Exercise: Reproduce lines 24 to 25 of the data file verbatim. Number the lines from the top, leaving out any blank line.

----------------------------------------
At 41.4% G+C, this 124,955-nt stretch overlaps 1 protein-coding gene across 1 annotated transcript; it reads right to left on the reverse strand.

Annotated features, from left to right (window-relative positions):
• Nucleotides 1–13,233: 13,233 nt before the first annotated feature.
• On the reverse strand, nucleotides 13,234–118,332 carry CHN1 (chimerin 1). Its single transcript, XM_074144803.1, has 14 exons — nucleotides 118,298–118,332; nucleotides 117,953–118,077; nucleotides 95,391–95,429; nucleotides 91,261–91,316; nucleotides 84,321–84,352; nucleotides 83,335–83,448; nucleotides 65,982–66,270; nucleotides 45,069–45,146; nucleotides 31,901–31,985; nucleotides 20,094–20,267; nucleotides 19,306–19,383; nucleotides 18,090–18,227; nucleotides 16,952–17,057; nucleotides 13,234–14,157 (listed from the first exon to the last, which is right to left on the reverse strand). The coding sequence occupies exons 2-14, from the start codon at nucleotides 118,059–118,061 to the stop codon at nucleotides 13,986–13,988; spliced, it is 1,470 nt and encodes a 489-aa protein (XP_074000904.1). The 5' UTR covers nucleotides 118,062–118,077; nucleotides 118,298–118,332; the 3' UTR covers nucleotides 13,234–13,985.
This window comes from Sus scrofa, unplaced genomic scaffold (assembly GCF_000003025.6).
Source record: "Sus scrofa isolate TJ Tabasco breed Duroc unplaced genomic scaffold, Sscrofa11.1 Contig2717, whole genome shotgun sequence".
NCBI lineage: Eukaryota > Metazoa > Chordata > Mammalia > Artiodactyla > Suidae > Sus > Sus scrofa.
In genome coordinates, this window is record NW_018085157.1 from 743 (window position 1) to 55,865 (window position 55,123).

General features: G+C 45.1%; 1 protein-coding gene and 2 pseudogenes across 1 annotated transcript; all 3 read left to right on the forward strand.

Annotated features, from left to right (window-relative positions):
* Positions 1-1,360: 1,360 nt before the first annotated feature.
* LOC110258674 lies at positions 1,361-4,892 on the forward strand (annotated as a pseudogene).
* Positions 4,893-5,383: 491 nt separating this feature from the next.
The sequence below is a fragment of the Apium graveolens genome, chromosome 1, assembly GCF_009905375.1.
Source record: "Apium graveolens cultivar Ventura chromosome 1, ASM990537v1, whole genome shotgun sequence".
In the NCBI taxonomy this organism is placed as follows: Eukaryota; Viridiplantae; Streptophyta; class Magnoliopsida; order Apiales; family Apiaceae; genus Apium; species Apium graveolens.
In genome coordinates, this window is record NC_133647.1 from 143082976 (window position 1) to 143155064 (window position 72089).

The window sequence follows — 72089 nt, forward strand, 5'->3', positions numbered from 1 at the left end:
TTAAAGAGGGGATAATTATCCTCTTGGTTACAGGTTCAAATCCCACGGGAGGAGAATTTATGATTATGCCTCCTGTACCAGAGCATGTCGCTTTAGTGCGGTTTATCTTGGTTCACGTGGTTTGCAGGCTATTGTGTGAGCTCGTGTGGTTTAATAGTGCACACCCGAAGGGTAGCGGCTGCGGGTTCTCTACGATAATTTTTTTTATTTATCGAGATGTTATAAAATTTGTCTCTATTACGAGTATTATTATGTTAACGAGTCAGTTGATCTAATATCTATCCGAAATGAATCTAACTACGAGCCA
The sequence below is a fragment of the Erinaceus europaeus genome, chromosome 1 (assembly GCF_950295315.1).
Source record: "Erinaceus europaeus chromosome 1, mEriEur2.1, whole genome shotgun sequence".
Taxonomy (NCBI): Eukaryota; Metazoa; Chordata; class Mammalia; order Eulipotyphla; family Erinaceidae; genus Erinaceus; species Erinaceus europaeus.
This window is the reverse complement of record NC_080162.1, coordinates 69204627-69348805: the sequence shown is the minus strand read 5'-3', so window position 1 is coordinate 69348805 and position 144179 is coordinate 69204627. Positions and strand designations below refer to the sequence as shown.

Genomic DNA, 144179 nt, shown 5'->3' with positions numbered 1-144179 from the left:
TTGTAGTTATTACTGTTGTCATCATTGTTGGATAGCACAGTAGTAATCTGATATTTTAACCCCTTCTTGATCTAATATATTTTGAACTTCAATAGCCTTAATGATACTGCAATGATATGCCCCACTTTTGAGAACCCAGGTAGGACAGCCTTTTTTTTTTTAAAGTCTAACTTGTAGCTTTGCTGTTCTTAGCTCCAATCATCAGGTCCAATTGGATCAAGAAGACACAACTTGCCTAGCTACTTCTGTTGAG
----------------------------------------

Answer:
Genomic DNA, 144179 nt, shown 5'->3' with positions numbered 1-144179 from the left:
TTGTAGTTATTACTGTTGTCATCATTGTTGGATAGCACAGTAGTAATCTGATATTTTAACCCCTTCTTGATCTAATATATTTTGAACTTCAATAGCCTTAATGATACTGCAATGATATGCCCCACTTTTGAGAACCCAGGTAGGACAGCCTTTTTTTTTTTAAAGTCTAACTTGTAGCTTTGCTGTTCTTAGCTCCAATCATCAGGTCCAATTGGATCAAGAAGACACAACTTGCCTAGCTACTTCTGTTGAG